Tribute To Robert Christiani

Author: 
Judge Vibert Lampkin
Date published: 
28-Jan-2005
Source: 
St. Stanislaus News & Views
Type: 
Players

Robert Christiani attended Saints in the mid to late 1930s, and went on to become the premier batsman for British Guiana until the mid-1950s. He also was selected to represent the West Indies against England, India, Australia, and New Zealand from 1947 to 1954, for which team he showed his skills not only as a batsman but, occasionally, as a spin bowler. In the mid-1940s, he was also active in the sports of soccer and Field Hockey.

Now every Guyanese who lived in the late 1940's and 1950's and early 1960's would remember Robert Christiani. He is perhaps the greatest Guyanese athlete of that period, having represented Guyana in soccer - goalie; hockey - goalie; and of course cricket. He was batsman extraordinaire, spin bowler and wicket-keeper. Not to mention that he was unmatched as a fieldsman.

Even in the days of the mighty "three W's", Robert, known to schoolboys of my day as 'Sir Robert" or "RJ" (for Robert Julian), was outstanding at the crease. Who can ever forget his matchless footwork, the dance down the wicket, his immaculate hook to square leg? Who can forget his 99 in his first Test appearance - still only the second man in cricket history to have done that? Who can forget his century in each innings at Lords against the MCC when even the three W's failed?

In those days, he was the only one carrying British Guiana on his back - with some assistance from Leslie Wight, Bruce Parideau, and Lennie Thomas. Rohan Kanhai (who, it is claimed copied to a 'T' Robert's hook to square leg), Joe Solomon and Basil Butcher had not yet arrived on the scene. Lance Gibbs and Clive Lloyd were still in school.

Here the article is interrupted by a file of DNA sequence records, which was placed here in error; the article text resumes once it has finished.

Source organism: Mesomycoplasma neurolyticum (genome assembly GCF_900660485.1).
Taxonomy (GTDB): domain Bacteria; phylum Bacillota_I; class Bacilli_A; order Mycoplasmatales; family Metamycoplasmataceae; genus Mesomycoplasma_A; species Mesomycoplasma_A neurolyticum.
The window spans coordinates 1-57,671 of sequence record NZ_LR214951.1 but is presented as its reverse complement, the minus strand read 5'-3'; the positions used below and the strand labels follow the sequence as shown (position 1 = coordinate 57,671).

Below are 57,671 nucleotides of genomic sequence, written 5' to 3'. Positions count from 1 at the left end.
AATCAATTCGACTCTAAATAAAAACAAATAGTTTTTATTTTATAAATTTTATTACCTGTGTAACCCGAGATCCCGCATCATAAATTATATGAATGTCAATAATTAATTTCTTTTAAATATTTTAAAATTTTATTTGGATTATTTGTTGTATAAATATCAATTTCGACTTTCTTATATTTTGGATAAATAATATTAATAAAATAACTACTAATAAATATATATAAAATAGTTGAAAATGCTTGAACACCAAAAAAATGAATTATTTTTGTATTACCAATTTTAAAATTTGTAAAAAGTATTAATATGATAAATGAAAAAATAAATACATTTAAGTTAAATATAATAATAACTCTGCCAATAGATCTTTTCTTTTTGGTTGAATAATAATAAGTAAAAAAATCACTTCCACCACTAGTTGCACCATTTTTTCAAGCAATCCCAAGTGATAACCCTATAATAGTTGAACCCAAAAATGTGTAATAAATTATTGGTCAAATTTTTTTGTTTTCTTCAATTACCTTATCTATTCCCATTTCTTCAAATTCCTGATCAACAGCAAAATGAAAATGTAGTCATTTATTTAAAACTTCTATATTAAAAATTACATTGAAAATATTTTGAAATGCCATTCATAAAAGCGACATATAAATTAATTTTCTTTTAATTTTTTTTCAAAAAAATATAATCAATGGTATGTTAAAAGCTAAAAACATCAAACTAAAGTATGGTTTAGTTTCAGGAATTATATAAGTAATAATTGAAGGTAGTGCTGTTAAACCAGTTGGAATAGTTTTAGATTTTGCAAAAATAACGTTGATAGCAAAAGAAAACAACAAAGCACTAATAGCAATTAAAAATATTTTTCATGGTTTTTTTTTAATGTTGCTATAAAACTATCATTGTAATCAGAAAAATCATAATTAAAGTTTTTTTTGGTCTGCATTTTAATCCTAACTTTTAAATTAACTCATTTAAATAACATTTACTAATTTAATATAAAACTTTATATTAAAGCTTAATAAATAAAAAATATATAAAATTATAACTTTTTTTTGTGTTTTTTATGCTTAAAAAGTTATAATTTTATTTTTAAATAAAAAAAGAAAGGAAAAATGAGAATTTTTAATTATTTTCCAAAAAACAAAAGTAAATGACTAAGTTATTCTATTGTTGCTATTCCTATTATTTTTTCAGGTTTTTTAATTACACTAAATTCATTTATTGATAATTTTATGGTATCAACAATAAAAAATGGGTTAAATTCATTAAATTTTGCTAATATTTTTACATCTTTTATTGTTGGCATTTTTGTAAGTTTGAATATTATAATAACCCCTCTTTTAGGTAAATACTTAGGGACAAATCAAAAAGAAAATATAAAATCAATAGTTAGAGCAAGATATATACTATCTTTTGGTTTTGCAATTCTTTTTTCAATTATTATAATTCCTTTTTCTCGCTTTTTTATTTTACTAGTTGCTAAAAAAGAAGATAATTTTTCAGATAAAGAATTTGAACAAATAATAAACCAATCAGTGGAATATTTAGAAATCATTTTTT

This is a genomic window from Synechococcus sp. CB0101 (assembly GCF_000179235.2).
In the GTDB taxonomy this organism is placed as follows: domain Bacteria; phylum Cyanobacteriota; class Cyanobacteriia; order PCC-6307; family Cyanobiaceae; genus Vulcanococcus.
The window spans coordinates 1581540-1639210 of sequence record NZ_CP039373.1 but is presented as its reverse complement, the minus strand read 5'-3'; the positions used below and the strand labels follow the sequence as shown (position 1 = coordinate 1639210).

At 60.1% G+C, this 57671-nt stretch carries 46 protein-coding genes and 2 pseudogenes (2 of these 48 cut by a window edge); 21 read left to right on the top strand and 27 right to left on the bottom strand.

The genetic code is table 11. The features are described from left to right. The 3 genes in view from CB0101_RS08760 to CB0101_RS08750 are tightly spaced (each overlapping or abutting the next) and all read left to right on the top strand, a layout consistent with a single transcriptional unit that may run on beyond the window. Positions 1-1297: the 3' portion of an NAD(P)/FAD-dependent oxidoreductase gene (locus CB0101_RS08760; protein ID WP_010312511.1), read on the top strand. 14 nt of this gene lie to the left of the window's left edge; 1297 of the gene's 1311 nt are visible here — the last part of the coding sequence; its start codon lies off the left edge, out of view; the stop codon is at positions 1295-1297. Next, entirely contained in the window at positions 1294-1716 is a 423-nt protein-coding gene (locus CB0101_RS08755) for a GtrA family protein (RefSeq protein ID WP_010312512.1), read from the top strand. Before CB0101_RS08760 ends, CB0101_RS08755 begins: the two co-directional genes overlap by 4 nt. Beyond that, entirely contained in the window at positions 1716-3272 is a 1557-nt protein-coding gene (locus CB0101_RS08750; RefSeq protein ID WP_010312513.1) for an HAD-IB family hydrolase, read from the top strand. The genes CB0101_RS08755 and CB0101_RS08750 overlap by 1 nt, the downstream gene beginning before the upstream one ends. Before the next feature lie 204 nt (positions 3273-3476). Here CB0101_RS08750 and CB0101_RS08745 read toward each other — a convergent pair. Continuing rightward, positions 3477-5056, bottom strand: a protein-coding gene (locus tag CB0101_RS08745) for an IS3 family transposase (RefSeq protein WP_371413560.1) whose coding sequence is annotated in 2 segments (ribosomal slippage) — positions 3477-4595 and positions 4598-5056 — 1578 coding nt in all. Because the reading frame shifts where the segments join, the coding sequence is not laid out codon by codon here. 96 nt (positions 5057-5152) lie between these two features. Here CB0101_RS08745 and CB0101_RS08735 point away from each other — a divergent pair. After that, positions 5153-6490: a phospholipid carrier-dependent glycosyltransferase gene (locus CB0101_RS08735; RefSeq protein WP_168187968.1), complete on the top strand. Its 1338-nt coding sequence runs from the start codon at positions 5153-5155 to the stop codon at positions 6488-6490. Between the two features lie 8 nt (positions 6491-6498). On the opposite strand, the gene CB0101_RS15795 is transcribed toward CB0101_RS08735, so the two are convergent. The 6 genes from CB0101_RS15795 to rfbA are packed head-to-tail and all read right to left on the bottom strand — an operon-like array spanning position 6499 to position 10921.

Who can ever forget Robert in the outfield running almost the whole length of the boundary to catch a ball going for six, making the catch and rolling over, coming up with bruises on his face? Who can ever forget him in the slips or at silly mid-on catching Len Hutton at 2 in the second innings after Sir Len had made 202 not out in the first innings and The West Indies enforced the follow-on? Who can forget him behind the wicket where (as the caption in the newspaper with the photograph said), "With the swiftness of a sparrow and the grace of a swan, Christiani dives for the ball"?

Robert, I hasten to add, was also an alumnus of St. Stanislaus. We don't know yet if, with his death and Charlie's death, they are building a cricket team up there. Or whether Father Smith, SJ., former Principal of St. Stanislaus, is calling his boys home. But perhaps both cricketers and alumni of St. Stanislaus should be on tenter hooks!

Robert Christiani was certainly my hero in my teenage years. I watched him not only from the "College" stand at the south end of G.C.C. but in Club Cricket at B.G.C.C. when the whole team would be out for 161, of which Robert had scored 100. I have seen all the great West Indian batsmen of the late 40's to the mid 60's: the three W's, Stollmeyer, Alan Rae, Conrad Hunte, Rohan Kanhai, Joe Solomon, Basil Butcher and others. Each had his own quality; there was the grace and artistry of Worrell, the power of Walcott, the fantastic wrists of Weekes, the stroke making of Stollmeyer, the steadfastness of Rae, Solomon, Butcher and Fredericks, and the flash of Hunter and Kanhai.

They all scored more Test runs than Robert. But when it came to sheer beauty of watching a master at the crease, no one, no one, exceeded Robert Christiani. Maybe it is because I am Guyanese and there is a certain bias. But no one brought greater joy to me than to see Robert at bat when he was on the go.

About 1952, in my late teens, I was travelling down from Rosignol to Kitty by train. It was sometime after that tour of West Indies to England. Goddard was the Captain. That was the year when either John Arlott or Neville Cardus had said that: "Goddard and Christiani were the two best fieldsmen in the world".

On the train, there was the usual loud discussion back and forth among cricket aficionados about the greatness of the three W's as against other batsmen. An old Indian man could take it no more. He finally came forward and said: "Me nah care what alyou say. Me agree that Worrell, Weekes and Walcott great. But when Christiani hit a ball, it like God talk". There ended the lesson and the discussion!.........Vibert

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